Every musical occasion exists in a specific time, in a particular place and in a unique energy field. Important performances result when musicians use their resources fully within the parameters imposed by these contexts.
Such a performance occurred Sunday afternoon at the first 1986 concert of the Chamber Music in Historic Sites series.
This one took place at Patriotic Hall, a county facility built in 1926 that overlooks the Harbor Freeway and is still in use (as a home for veterans groups) at 1816 S. Figueroa St.
The Folger Consort, an ensemble of three instrumentalists plus singer, offered a program of Renaissance and pre-Baroque music from Dufay through Frescobaldi, performing at one end of the rectangular, vaulted foyer (with a stenciled ceiling) of the six-story building before a rapt audience of more than 250 listeners--not one of whom chose to cough during a generous, full-length program.
The dryness and preciosity which can pervade performances of this repertory were nowhere to be heard in these bright, sweet, subtle, light, spirited and emotionally resonant readings by soprano Johana Arnold, Robert Eisenstein (on vielle and viol), Christopher Kendall (on lute) and Scott Reiss (on recorders).
Every piece sounded important, every musical statement sincere, every phrase well-considered.
After an association of eight years, the three instrumentalists--who are in residence at the Folger Shakespeare Library in Washington, D.C.--operate as the tightest of self-listening ensembles.
Each member contributes the full measure of sound and interest to his fellows, and at the same time derives maximum communicative strength from them.
To have placed the Consort in the adjacent, 700-seat auditorium--as intimate and handsome as it may be--would have been a mistake, for the ensemble's sounds, though hardy, probably do not travel clearly over distances greater than those encompassed in this foyer.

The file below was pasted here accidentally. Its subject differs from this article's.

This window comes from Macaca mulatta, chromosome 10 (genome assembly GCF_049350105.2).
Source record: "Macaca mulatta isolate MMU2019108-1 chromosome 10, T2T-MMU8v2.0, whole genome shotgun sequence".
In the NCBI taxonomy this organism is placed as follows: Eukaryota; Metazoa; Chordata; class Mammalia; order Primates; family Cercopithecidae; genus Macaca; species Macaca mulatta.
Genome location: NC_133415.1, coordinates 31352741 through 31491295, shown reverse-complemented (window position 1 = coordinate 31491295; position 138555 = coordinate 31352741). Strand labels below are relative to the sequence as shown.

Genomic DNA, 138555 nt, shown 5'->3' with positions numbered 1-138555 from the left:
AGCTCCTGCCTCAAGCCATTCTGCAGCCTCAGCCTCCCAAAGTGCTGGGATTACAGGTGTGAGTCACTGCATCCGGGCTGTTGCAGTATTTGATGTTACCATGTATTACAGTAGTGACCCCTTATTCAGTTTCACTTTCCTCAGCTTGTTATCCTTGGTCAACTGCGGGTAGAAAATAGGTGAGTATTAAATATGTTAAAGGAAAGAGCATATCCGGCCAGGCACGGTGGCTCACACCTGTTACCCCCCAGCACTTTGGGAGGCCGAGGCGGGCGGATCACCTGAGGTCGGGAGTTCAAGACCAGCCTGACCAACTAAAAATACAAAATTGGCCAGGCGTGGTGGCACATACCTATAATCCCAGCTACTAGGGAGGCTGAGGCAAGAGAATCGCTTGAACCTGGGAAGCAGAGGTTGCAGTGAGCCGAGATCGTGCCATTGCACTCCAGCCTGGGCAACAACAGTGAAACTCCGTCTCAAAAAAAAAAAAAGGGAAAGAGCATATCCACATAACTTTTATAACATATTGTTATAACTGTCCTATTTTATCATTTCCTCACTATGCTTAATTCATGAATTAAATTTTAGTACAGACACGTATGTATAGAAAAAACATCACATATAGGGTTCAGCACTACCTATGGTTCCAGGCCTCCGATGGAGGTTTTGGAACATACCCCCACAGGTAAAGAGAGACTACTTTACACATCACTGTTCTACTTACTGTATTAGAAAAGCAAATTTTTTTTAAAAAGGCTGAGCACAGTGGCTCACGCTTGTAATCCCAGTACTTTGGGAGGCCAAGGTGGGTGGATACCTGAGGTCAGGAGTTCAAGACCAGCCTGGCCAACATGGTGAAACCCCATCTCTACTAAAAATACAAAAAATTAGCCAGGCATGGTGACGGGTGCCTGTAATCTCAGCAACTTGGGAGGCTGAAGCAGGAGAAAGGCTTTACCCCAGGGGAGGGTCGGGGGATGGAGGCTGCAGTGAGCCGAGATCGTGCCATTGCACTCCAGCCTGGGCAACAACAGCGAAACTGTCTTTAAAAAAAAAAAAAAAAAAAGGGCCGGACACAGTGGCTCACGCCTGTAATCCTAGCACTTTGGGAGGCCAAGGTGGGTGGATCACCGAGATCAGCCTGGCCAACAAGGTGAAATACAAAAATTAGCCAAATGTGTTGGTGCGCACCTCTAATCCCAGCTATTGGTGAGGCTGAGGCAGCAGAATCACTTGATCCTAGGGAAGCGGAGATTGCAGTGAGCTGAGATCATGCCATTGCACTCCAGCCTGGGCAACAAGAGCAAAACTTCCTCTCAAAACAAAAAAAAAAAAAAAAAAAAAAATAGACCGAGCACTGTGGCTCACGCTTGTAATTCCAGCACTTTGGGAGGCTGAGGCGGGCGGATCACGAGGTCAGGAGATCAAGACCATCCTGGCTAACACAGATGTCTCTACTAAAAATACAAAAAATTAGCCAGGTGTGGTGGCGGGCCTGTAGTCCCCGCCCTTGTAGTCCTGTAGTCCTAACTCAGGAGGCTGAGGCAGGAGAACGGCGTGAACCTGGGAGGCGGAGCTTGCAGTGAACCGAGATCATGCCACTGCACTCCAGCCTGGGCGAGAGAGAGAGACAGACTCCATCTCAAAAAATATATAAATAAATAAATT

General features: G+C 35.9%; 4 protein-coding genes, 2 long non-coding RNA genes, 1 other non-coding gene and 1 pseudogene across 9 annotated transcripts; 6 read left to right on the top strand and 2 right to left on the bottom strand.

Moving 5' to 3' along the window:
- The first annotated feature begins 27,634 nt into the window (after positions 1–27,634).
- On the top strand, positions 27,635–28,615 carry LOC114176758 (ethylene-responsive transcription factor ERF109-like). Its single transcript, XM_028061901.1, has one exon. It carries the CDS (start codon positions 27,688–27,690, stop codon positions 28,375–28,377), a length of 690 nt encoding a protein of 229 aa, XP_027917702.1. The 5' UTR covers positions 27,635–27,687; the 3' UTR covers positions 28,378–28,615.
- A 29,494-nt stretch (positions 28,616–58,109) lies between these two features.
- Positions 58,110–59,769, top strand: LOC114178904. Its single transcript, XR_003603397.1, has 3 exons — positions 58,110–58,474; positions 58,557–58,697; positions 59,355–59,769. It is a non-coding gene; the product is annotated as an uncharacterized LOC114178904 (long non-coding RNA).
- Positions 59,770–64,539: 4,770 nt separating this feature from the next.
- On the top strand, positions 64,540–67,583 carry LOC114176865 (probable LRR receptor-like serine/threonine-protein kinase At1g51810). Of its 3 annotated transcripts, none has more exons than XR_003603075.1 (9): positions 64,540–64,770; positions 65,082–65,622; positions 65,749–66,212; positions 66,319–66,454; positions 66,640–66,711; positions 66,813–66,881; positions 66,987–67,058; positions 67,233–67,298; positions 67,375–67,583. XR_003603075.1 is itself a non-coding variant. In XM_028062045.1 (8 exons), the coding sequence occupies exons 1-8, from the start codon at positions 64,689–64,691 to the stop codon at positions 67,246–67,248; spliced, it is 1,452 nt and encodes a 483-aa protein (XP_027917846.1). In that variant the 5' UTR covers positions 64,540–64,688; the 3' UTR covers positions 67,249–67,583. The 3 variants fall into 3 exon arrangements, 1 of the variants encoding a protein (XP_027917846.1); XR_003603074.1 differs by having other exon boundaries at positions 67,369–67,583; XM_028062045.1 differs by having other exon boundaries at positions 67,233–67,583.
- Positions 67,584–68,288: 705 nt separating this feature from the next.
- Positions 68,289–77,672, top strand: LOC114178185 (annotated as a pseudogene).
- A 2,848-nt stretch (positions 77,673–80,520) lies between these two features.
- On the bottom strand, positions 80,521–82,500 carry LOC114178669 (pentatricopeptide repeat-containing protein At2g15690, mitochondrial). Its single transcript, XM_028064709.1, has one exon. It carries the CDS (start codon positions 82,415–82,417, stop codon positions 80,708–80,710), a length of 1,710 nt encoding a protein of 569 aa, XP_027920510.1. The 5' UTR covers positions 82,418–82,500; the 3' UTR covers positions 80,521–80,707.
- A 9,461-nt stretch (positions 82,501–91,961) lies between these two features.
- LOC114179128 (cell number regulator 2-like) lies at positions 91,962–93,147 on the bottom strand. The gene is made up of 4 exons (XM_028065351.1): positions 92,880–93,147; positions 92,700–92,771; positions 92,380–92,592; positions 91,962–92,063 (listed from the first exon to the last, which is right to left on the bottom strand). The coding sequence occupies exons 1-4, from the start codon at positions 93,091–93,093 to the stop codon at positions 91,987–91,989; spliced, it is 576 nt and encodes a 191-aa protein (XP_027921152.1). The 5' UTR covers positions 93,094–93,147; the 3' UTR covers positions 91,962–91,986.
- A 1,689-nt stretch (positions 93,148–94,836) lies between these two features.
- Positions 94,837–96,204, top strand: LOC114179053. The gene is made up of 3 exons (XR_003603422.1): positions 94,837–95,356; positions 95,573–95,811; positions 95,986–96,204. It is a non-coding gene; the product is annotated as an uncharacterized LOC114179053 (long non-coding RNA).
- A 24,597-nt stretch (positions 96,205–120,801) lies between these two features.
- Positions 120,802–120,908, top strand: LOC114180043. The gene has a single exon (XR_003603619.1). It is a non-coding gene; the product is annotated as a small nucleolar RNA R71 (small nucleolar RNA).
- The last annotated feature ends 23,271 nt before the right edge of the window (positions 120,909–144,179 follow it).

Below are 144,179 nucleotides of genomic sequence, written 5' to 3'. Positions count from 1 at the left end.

Yet, here, those sounds proved seductive, textually illuminating and musically characterful.
In groups devoted to Dufay pieces, Josquin pieces, frottole, madrigals and ricercars and early Baroque expressions by Frescobaldi and the brothers Monteverdi, soprano Arnold delineated sharply the emotions expressed by several, disparate love-struck victims, assisted sensitively by her colleagues.
Arnold's attractive tone proved pure but not lifeless, her application of vibrato tasteful and her word-coloring impeccable.
Individually, the three instrumentalists shone, often virtuosically, but sometimes through a courageous understatement--happiness for some listeners can be an eloquent phrase, quietly spoken. Kendall displayed his virtues most articulately in a Fantasia by Francesco da Milano, Eisenstein in a Recercada by Diego Ortiz.
Reiss' special soloistic moments were several, perhaps the most demanding and showy in a program addition, a Sonata in C by Giovanni Battista Fontana. But he shone also in a Pavana and Gagliarda by an anonymous composer; in frottole by Francesco Layolle and Bartolomeo Tromboncino, and in Vincenzo Ruffo's "La Gamba."
The single encore was Claudio Monteverdi's--earlier, we had heard Giulio Cesare Monteverdi's stunning display-piece, "De chi tace"--"Damigella, tutta bella," in which viol-player Eisenstein, for the second time in the afternoon, repaired to the recorder in commanding duettic harness with Reiss.